For Sale: How Mid-Market CEOs Can Get Themselves Ready to Sell the Company

Mergers and acquisitions have been proceeding at a torrid pace in the mid-market for more than a year, a development that is being echoed among large companies.

But thousands of mid-market CEOs are not ready to execute an exit strategy by selling their company, even though they’ve long determined that’s what they want to do, said Peter Lehrman, CEO of Axial, a New York City-based online M&A platform that connects private middle-market companies to capital as they grow or exit their business.

“It’s very important to have a meaningful amount of preparation and lead time,” said Lehrman. “Some mid-market companies take the process seriously, but others chronically procrastinate on an exit strategy. And if you’re not prepared, it’s much, much easier to make mistakes,” he said.

Lehrman outlined a four-step process he recommends for mid-market CEOs and owners planning to exit their companies through a sale.

“Getting an audit isn’t super-cheap, but it’s much less expensive than having a transaction go sideways over the lack of it.”

1. Be prepared at a high level. This means understanding your options and having a list of potential buyers for which you’ve done due diligence and feel they would be the best fit. Then find a reason to connect with them and start a dialogue of introduction. Also, make a list of their appropriate qualities and strengths so that when the time comes, you can look for other companies that look like them.

“There are thousands of private-equity firms and corporations making acquisitions, so every CEO should have a sub-set of relationships with the most likely and active of buyers in their market. If you wait to have relationships until you want to sell the company, you are doing yourself and the company a disservice.”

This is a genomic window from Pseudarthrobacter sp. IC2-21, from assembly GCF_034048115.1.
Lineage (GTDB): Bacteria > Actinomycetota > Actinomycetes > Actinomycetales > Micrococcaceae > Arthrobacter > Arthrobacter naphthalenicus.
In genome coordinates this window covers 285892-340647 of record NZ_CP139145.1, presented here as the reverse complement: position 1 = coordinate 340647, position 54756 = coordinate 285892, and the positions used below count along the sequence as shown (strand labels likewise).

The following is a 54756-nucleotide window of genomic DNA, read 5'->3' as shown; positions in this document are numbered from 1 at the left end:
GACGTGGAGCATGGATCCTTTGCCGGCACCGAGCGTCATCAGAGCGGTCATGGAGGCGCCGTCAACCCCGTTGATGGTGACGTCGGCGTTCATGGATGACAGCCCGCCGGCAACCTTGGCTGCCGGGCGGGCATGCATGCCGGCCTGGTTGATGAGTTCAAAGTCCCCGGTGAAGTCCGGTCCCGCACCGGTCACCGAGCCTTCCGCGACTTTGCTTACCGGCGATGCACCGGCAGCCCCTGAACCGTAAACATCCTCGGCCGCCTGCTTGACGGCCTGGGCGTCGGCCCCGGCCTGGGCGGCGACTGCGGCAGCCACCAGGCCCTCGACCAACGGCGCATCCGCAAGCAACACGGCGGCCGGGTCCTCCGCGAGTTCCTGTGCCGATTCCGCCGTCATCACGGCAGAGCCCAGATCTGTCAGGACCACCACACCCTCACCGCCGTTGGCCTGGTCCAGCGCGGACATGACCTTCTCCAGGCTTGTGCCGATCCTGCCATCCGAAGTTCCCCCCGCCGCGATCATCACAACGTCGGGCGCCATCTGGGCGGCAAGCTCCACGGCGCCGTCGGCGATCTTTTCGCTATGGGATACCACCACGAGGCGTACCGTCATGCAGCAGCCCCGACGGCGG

2. Get your financial house in order. That includes making sure the company has audited financial statements. “Getting an audit isn’t super-cheap, but it’s much less expensive than having a transaction go sideways” over the lack of it, Lehrman said.

3. Retain an advisor to help. “You need to have the right advisor around you to help you go through the process,” Lehrman said. “This is an area where both startups and mid-market companies consistently underinvest, then they’re very disappointed when they don’t get the results they hoped for.”

4. Know what you want and flesh out all possible scenarios to understand where they could end up. Lehrman said that if a CEO “doesn’t have a clear objective in mind when thinking about selling the company, or about raising capital, then it’s very hard to drive toward a successful goal. Do you want to sell the company or raise capital and keep it going? Retire or continue to be a CEO, partner or advisor after the sale? You must have answers to those questions.”

With the aging of the baby boomer generation, the next decade or so will see “the biggest transfer of American private companies probably in history,” Lehrman said. Following his advice can lead to successful outcomes for you and your business.


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